The Athenians



mind (2) roadside don’t mind
point (3) by the way contemplate
steal waste (2) hospitable
cry out anyway treacherous
lie cheat stranger
stab dishonest opportunity
insult vulgar respect


Walking Along the Road

One day, long ago, a young man was walking along a country road.

After a while, he saw an older man sitting on the roadside under a tree.

“Hello sir,” said the first man. “How are you? What are you doing here, if you don’t mind me asking?”
“My name is Socrates,” answered the older man. “I live in Athens, but today I have come here to contemplate the meaning of life.”

“Ah. Okay. And I was wondering if you tell me the direction to Athens?” asked the first man.
“It’s in that direction,” said Socrates pointing to down the road.

The Athenians

“Alright, thank you sir. . . by the way,” he asked Socrates. “What the people of Athens are like?”
“Where are you from?” asked Socrates?
“I’m from Thebes.”
“What are the people of Thebes like?”
“Oh, they are very nice and friendly. They are very open and hospitable to anyone, including strangers,” replied the first man.

“Well, I’m happy to inform you that Athenians are exactly the same,” said Socrates.

.     .     .     .     .     .     .     .

Walking Down the Road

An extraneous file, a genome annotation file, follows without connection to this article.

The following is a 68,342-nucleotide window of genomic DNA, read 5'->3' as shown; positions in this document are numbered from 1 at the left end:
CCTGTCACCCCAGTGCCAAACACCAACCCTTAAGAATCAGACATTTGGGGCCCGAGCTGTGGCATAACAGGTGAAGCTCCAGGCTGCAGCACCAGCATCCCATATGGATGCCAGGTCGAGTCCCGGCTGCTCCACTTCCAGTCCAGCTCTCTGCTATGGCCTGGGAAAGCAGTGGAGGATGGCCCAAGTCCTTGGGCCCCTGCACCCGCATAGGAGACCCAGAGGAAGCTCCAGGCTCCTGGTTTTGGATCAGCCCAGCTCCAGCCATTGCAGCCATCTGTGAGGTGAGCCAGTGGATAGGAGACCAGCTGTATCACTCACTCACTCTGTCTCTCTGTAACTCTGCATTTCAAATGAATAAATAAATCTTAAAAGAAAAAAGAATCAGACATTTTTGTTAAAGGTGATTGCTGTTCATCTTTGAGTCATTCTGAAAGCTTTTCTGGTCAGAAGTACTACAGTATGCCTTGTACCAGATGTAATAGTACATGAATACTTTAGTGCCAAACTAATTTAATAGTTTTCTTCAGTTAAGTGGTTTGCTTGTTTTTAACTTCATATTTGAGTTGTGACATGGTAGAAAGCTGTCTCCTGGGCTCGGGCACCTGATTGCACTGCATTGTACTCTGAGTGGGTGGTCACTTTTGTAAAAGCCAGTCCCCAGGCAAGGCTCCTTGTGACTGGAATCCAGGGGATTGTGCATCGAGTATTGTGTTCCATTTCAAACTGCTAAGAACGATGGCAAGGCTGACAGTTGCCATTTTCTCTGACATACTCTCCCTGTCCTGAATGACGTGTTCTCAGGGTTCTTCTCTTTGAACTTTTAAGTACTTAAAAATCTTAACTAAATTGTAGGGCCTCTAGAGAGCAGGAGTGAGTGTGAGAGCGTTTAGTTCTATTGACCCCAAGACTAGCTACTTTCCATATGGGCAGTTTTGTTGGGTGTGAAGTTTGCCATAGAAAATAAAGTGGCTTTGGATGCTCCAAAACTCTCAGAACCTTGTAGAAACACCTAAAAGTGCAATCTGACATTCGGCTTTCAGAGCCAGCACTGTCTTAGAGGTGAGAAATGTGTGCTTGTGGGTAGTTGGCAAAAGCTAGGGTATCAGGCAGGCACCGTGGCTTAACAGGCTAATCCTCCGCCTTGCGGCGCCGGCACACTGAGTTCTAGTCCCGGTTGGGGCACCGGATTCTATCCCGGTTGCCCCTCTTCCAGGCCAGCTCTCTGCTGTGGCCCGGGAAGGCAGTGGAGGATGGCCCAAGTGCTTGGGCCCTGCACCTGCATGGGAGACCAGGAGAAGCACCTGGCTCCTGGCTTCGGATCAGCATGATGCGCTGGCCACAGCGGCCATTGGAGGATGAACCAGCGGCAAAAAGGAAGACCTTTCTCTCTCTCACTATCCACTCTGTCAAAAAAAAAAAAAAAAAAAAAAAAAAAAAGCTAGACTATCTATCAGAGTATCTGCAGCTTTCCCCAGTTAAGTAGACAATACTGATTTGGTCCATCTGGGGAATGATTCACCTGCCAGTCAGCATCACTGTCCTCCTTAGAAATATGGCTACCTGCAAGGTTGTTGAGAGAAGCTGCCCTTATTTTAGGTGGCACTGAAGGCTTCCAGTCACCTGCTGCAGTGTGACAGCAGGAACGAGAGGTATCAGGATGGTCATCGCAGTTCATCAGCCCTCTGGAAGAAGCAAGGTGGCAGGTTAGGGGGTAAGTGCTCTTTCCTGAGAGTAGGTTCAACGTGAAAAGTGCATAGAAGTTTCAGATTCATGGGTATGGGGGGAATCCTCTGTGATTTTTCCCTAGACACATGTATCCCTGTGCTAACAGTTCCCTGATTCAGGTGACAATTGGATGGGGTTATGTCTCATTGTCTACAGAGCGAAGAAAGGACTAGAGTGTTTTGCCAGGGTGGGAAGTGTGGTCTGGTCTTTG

A few hours later, another young man came walking down the same road.

“Hey old man!” he cried out to Socrates. “Why are you sitting under that tree, wasting your time? ”
“I have come here to contemplate the meaning of life,” answered Socrates.
How stupid! Why don’t you do something useful? Anyway, how far is it to Athens?”
“It’s about two leagues further,” said Socrates.

The Athenians

“And what are the people of Athens like?” the second man asked.
“Where are you from?” asked Socrates?
“I’m from Thebes.”
“And what are the people of Thebes like?”
“Oh, they’re terrible, they’re horrible!” replied the young man. “They cheat. They lie. They steal. They are rude, insulting, and disrespectful. They are vulgar, treacherous and dishonest — given the opportunity, they WILL stab you in the back. And the front too.”

“Well, I’m afraid to inform you that Athenians are exactly the same.”

*     *     *     *     *     *     *


1. The story took place in the city of Athens. True or false?

2. What happened in the opening of the story?

3. Did the young traveler meet someone? What did he ask the old man (Socrates)? What was Socrates’ reply?

4. There was only one traveler. Is this right or wrong?

5. Was the second traveler the same as the first? How did they differ?

6. Did Socrates give the second man the same answer he had given to the first, or he give different answer?

7. Is there a moral or lesson to the story?
A. When I visited another town (neighborhood, region or country), the people turned out to be exactly as I had expected. Yes, no, it varies, it depends?

B. Have you been to a school, company, town, place or country where the people were friendlier than what you had expected?

C. I have been to places where the people where ruder and less friendly than what I had thought. True or false?

D. Can you think of any examples of this story among you, your classmates, friends or coworkers? Have people been cold or unfriendly to a (new) person because he or she was cold and unfriendly?

E. Have you or someone become friendlier because a new person was friendly?

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